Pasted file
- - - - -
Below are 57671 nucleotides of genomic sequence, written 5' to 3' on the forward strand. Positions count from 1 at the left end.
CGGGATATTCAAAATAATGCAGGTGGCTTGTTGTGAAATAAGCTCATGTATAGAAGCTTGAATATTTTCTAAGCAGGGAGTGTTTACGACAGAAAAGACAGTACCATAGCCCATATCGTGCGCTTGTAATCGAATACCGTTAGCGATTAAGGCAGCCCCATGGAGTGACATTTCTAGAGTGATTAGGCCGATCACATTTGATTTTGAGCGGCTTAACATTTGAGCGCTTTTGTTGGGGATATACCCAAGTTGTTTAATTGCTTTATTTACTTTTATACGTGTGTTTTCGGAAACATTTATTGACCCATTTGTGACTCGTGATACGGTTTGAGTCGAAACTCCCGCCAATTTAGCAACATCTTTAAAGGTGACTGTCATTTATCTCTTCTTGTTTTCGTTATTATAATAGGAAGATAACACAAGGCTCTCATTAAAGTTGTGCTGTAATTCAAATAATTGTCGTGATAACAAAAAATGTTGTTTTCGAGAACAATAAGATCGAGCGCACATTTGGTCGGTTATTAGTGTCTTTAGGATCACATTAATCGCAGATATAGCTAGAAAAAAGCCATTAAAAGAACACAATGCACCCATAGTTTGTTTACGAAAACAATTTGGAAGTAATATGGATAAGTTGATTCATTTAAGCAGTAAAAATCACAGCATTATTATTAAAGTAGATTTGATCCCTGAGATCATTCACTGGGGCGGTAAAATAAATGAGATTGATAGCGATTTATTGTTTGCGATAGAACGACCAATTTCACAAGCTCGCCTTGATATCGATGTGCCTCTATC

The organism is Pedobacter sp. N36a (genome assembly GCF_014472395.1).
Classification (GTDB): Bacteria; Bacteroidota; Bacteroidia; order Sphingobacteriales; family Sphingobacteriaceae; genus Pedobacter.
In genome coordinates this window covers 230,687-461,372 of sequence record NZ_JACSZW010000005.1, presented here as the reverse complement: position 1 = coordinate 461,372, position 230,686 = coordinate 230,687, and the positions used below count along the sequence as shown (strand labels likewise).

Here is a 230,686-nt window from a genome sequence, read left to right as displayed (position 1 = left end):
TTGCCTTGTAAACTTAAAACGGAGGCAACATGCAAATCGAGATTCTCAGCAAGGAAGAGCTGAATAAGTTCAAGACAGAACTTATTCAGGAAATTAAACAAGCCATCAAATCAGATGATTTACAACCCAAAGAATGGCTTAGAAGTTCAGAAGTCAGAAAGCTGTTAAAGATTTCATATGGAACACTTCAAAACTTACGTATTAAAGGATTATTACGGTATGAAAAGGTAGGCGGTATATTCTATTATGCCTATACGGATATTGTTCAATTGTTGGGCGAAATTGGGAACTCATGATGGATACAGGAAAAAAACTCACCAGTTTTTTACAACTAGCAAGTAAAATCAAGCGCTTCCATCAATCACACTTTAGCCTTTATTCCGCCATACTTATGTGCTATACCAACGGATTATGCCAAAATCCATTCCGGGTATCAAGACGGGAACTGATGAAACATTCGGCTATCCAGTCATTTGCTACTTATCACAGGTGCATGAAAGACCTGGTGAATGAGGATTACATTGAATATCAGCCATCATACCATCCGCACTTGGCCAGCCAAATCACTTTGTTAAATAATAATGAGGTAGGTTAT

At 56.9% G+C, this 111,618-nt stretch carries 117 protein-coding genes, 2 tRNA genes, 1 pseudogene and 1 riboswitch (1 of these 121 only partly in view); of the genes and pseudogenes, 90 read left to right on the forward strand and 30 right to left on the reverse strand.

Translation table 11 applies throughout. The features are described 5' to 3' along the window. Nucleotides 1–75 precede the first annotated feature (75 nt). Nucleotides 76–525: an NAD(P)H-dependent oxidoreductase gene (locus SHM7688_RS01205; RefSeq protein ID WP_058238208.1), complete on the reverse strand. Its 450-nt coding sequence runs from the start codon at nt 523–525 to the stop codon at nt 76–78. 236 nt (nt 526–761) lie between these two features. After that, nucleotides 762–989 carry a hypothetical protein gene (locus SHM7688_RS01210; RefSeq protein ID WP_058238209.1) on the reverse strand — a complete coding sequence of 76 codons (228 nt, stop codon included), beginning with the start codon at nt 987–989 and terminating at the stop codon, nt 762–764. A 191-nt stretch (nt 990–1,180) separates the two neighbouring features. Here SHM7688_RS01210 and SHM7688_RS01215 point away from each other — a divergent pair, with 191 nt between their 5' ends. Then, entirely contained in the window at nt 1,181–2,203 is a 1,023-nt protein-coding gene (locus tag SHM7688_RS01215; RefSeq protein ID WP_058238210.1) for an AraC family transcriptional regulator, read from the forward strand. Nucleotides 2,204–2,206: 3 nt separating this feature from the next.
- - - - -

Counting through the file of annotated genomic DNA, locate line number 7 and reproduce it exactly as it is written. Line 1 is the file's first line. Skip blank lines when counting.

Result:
TTGCCTTGTAAACTTAAAACGGAGGCAACATGCAAATCGAGATTCTCAGCAAGGAAGAGCTGAATAAGTTCAAGACAGAACTTATTCAGGAAATTAAACAAGCCATCAAATCAGATGATTTACAACCCAAAGAATGGCTTAGAAGTTCAGAAGTCAGAAAGCTGTTAAAGATTTCATATGGAACACTTCAAAACTTACGTATTAAAGGATTATTACGGTATGAAAAGGTAGGCGGTATATTCTATTATGCCTATACGGATATTGTTCAATTGTTGGGCGAAATTGGGAACTCATGATGGATACAGGAAAAAAACTCACCAGTTTTTTACAACTAGCAAGTAAAATCAAGCGCTTCCATCAATCACACTTTAGCCTTTATTCCGCCATACTTATGTGCTATACCAACGGATTATGCCAAAATCCATTCCGGGTATCAAGACGGGAACTGATGAAACATTCGGCTATCCAGTCATTTGCTACTTATCACAGGTGCATGAAAGACCTGGTGAATGAGGATTACATTGAATATCAGCCATCATACCATCCGCACTTGGCCAGCCAAATCACTTTGTTAAATAATAATGAGGTAGGTTAT